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Public·9 Phillips Elves


  • Info on output and tuning, from Waffle: "line" is the line number in the current file. It's not random - it reads a "memory chunk" of data from the file, then breaks that into lines (so there will be a lot of lines if each line is a very short password, and there will be fewer lines if each line is a long password). It increases as block of lines is run through all of the algorithms specified (might be just one algorithm, or you might have access them all).

  • Take the line number you see, and back up a few thousand (just for good measure, as there's no way to know exactly which line it was on as the comfort messages update about every 15 seconds, and mdxfind can process millions per second), and use that in the -w for the next run.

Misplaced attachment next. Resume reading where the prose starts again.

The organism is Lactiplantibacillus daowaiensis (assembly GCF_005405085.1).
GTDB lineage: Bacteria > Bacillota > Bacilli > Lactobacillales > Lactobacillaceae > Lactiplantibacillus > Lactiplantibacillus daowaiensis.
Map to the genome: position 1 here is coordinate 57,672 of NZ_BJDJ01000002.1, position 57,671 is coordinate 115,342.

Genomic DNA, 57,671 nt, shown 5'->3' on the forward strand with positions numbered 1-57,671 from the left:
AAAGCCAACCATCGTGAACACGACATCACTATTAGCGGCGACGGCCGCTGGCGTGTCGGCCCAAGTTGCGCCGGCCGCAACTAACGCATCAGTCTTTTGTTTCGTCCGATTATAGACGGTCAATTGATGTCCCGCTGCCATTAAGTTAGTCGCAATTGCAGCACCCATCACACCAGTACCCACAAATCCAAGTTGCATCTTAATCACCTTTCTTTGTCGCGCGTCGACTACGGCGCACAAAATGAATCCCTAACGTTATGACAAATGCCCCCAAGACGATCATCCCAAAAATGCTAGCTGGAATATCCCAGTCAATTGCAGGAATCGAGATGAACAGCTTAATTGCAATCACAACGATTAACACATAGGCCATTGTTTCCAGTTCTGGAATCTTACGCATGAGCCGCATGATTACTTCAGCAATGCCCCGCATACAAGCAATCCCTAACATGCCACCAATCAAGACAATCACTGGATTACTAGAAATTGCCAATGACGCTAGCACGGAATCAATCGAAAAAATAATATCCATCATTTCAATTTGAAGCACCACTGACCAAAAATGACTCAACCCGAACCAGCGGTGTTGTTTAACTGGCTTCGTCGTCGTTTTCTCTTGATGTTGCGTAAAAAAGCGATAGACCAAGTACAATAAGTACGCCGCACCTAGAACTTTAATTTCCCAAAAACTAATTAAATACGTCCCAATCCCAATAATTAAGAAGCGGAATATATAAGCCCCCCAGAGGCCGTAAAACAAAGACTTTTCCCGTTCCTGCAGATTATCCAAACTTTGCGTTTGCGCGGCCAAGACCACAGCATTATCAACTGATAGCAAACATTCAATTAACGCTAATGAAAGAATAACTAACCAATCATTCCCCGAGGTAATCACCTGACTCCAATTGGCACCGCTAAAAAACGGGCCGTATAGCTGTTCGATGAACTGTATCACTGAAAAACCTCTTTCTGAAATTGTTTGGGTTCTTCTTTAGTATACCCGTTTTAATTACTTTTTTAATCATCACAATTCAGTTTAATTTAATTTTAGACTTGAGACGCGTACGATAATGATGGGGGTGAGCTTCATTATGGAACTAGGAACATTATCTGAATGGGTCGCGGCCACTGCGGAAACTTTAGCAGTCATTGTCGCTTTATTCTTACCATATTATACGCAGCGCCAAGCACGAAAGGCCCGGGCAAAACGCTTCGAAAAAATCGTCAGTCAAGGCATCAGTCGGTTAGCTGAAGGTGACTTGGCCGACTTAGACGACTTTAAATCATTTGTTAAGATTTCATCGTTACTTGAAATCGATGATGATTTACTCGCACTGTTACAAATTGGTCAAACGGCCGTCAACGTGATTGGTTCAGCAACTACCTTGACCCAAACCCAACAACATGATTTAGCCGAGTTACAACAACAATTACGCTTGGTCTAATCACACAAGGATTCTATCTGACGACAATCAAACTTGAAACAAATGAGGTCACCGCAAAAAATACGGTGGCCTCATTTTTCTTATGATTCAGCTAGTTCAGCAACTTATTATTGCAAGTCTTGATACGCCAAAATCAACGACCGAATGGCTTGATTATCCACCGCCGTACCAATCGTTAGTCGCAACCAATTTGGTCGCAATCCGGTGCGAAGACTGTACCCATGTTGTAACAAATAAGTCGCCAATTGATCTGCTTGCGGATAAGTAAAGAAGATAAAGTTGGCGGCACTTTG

• The w= argument shows how "busy" mdxfind is. If you have a lot of cores, this number can be very high. It is actually the number of work units waiting in the queue to be processed, where each work unit is an algorithm and block of lines to be processed. If you are using a simple algorithm, like MD5, most times MDXfind will out-pace the speed of your disk, and w= will be a very low number. Doing a "hard" algorithm like MD5DSALT, or BCRYPT for example, this number will be high, meaning that your hard drive is able to produce data faster than the algorithms can consume it.

Usage output-h The hash typesmdxfind 1.12Search for MD5x values from a fileuse: mdxfind [options] [list of text files]





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